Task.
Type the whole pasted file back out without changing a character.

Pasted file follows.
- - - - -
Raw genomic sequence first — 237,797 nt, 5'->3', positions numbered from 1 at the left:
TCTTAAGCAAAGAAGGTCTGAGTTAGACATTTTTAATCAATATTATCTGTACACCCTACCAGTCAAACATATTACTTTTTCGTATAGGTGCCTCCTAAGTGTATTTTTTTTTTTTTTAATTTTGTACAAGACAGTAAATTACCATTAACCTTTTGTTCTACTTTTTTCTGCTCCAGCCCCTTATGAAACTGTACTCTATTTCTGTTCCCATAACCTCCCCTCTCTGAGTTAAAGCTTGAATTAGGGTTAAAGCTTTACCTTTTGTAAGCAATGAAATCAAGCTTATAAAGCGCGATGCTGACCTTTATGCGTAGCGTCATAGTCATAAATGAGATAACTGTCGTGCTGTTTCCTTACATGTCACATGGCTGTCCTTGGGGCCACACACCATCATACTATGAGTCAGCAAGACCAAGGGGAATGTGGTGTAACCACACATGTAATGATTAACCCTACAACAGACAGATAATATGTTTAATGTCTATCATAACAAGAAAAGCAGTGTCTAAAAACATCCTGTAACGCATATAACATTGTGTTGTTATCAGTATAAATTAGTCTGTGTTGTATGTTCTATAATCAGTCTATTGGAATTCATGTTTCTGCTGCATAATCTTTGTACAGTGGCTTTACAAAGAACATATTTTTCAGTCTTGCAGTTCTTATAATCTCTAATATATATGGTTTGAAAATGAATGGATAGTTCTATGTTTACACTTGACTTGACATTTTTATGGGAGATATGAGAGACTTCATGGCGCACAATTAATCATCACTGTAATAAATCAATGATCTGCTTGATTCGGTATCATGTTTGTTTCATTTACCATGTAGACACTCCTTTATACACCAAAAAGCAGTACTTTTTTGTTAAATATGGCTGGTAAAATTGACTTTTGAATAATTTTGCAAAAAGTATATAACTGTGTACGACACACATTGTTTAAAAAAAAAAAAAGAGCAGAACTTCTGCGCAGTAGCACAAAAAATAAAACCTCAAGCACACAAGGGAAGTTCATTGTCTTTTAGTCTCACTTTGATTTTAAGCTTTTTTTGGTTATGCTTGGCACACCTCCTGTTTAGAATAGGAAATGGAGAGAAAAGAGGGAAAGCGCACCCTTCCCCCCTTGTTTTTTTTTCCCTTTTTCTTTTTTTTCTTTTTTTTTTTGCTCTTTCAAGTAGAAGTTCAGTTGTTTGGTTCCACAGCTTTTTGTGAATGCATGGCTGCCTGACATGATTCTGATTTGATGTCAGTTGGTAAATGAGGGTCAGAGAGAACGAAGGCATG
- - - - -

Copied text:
Raw genomic sequence first — 237,797 nt, 5'->3', positions numbered from 1 at the left:
TCTTAAGCAAAGAAGGTCTGAGTTAGACATTTTTAATCAATATTATCTGTACACCCTACCAGTCAAACATATTACTTTTTCGTATAGGTGCCTCCTAAGTGTATTTTTTTTTTTTTTAATTTTGTACAAGACAGTAAATTACCATTAACCTTTTGTTCTACTTTTTTCTGCTCCAGCCCCTTATGAAACTGTACTCTATTTCTGTTCCCATAACCTCCCCTCTCTGAGTTAAAGCTTGAATTAGGGTTAAAGCTTTACCTTTTGTAAGCAATGAAATCAAGCTTATAAAGCGCGATGCTGACCTTTATGCGTAGCGTCATAGTCATAAATGAGATAACTGTCGTGCTGTTTCCTTACATGTCACATGGCTGTCCTTGGGGCCACACACCATCATACTATGAGTCAGCAAGACCAAGGGGAATGTGGTGTAACCACACATGTAATGATTAACCCTACAACAGACAGATAATATGTTTAATGTCTATCATAACAAGAAAAGCAGTGTCTAAAAACATCCTGTAACGCATATAACATTGTGTTGTTATCAGTATAAATTAGTCTGTGTTGTATGTTCTATAATCAGTCTATTGGAATTCATGTTTCTGCTGCATAATCTTTGTACAGTGGCTTTACAAAGAACATATTTTTCAGTCTTGCAGTTCTTATAATCTCTAATATATATGGTTTGAAAATGAATGGATAGTTCTATGTTTACACTTGACTTGACATTTTTATGGGAGATATGAGAGACTTCATGGCGCACAATTAATCATCACTGTAATAAATCAATGATCTGCTTGATTCGGTATCATGTTTGTTTCATTTACCATGTAGACACTCCTTTATACACCAAAAAGCAGTACTTTTTTGTTAAATATGGCTGGTAAAATTGACTTTTGAATAATTTTGCAAAAAGTATATAACTGTGTACGACACACATTGTTTAAAAAAAAAAAAAGAGCAGAACTTCTGCGCAGTAGCACAAAAAATAAAACCTCAAGCACACAAGGGAAGTTCATTGTCTTTTAGTCTCACTTTGATTTTAAGCTTTTTTTGGTTATGCTTGGCACACCTCCTGTTTAGAATAGGAAATGGAGAGAAAAGAGGGAAAGCGCACCCTTCCCCCCTTGTTTTTTTTTCCCTTTTTCTTTTTTTTCTTTTTTTTTTTGCTCTTTCAAGTAGAAGTTCAGTTGTTTGGTTCCACAGCTTTTTGTGAATGCATGGCTGCCTGACATGATTCTGATTTGATGTCAGTTGGTAAATGAGGGTCAGAGAGAACGAAGGCATG